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May Global Temps Third Warmest on Record

Many areas of the world experienced higher-than-average monthly temperatures according to the latest statistics from NOAA’s National Climatic Data Center. The average global temperature for May 2013 tied with 1998 and 2005 as the third warmest May since record keeping began in 1880. It also marked the 37th consecutive May and 339th consecutive month, or more than 28 years, with a global temperature above the 20th-century average. The last below-average May temperature was May 1976 and the last below-average temperature for any month was February 1985.

The map above shows temperatures relative to average across the globe for May 2013. Shades of red indicate temperatures up to 11° Fahrenheit warmer than the 1981–2010 average, and shades of blue indicate temperatures up to 11° Fahrenheit cooler than the average. As the red shaded regions demonstrate, most of northern Siberia, western Russia, northern and eastern Europe, and central Australia all experienced above-average May temperatures. Meanwhile, western Siberia, northeastern Kazakhstan, western Europe, southwestern Greenland, parts of the central and southeastern United States, and Alaska were notably below average.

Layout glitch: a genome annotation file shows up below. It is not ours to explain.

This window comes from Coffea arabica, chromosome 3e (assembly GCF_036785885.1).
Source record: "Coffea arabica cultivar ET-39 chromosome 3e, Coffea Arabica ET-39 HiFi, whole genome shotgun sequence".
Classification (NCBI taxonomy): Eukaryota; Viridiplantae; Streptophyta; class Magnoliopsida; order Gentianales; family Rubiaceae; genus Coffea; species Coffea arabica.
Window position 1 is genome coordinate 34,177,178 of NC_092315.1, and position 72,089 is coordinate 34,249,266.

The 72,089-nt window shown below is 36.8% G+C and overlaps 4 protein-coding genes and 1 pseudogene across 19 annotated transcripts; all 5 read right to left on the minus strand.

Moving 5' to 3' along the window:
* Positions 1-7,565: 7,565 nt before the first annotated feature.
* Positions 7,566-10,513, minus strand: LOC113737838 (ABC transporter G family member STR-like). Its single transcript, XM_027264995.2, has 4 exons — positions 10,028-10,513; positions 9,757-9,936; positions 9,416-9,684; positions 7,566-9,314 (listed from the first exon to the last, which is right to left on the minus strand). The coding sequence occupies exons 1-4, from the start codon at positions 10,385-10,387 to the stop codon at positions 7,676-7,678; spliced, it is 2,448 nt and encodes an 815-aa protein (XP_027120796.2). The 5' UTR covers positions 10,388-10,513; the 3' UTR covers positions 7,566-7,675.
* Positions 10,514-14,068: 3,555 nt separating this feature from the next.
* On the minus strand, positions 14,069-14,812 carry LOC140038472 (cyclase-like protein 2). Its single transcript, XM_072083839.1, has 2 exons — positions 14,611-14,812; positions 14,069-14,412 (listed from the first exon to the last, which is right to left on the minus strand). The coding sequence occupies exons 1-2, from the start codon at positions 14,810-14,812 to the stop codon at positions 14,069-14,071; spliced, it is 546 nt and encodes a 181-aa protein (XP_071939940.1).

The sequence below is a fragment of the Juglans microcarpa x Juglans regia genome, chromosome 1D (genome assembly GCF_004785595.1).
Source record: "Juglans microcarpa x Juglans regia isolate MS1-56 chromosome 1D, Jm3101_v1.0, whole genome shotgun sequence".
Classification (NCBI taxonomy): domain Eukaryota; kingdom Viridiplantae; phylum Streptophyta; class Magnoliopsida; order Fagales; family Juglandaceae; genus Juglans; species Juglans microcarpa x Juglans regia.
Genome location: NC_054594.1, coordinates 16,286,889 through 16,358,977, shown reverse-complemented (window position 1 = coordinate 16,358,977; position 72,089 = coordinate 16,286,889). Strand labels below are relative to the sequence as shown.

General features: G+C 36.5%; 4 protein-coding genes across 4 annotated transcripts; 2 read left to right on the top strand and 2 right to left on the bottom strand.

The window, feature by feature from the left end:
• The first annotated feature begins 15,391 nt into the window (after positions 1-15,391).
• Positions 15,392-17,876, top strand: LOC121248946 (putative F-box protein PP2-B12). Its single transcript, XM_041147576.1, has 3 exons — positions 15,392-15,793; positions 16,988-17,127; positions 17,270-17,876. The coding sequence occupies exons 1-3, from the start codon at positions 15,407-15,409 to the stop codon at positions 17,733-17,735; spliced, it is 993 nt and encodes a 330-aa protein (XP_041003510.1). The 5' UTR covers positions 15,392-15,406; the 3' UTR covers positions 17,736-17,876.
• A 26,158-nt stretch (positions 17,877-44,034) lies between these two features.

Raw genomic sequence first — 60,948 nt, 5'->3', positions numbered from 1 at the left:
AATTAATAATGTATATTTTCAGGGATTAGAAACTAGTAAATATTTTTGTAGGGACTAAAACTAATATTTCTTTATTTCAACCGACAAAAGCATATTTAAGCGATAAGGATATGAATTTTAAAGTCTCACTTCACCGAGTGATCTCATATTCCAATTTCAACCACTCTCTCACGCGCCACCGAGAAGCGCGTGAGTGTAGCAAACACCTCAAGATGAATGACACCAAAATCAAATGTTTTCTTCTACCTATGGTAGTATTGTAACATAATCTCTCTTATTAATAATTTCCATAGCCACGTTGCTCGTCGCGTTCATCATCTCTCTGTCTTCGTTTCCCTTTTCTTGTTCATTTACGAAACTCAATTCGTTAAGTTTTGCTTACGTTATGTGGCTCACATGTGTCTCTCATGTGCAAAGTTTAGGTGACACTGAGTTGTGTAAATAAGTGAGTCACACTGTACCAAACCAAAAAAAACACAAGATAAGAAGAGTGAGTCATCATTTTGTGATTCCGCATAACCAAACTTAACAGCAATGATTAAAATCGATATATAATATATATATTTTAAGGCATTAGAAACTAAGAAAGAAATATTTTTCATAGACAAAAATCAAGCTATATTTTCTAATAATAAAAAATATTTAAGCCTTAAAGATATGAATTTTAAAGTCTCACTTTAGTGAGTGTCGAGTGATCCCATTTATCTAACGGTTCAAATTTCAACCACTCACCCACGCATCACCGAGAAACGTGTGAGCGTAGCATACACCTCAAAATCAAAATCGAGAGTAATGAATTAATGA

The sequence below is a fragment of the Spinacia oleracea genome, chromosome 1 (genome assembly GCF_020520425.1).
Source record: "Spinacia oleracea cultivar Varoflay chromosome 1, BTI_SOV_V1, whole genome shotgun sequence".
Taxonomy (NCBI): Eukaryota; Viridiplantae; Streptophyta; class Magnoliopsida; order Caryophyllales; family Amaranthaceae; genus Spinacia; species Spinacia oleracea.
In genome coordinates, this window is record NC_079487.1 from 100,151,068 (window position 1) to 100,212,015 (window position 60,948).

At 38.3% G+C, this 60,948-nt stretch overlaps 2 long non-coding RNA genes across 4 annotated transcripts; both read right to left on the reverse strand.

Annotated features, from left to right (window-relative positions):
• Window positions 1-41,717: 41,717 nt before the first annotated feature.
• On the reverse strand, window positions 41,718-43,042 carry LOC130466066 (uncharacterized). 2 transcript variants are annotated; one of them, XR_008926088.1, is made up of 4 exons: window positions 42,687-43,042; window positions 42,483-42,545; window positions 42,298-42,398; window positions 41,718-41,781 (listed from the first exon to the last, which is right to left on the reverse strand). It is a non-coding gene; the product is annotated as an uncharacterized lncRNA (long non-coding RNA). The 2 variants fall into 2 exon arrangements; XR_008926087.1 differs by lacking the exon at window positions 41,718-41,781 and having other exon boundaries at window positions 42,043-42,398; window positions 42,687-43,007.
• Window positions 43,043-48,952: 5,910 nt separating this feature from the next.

The global land temperature was also the third warmest May on record, at 2° Fahrenheit above the 20th-century average of 52° Fahrenheit. Norway observed one of its warmest Mays in the country’s 113-year period of record, and May 2013 ranked among the top five warmest Mays over the past century for Sweden. The nationally averaged May maximum temperature for Australia was nearly 1.5° Fahrenheit above its 1961–1990 average, and the May minimum temperature for South Australia was over 4.5° Fahrenheit above average, breaking the previous record set in 1921 by over half a degree.

For the ocean, the May global sea surface temperature was 0.88° Fahrenheit above the 20th-century average, tying with 2003 and 2009 as the fifth warmest for May on record. And, neither El Niño nor La Niña conditions were present across the central and eastern equatorial Pacific Ocean during May, with sea surface temperatures below average across the eastern half of the equatorial Pacific. According to NOAA's Climate Prediction Center, neutral conditions continue to be favored over the next few months.

The monthly report from the National Climatic Data Center has more information on May 2013climate conditions.

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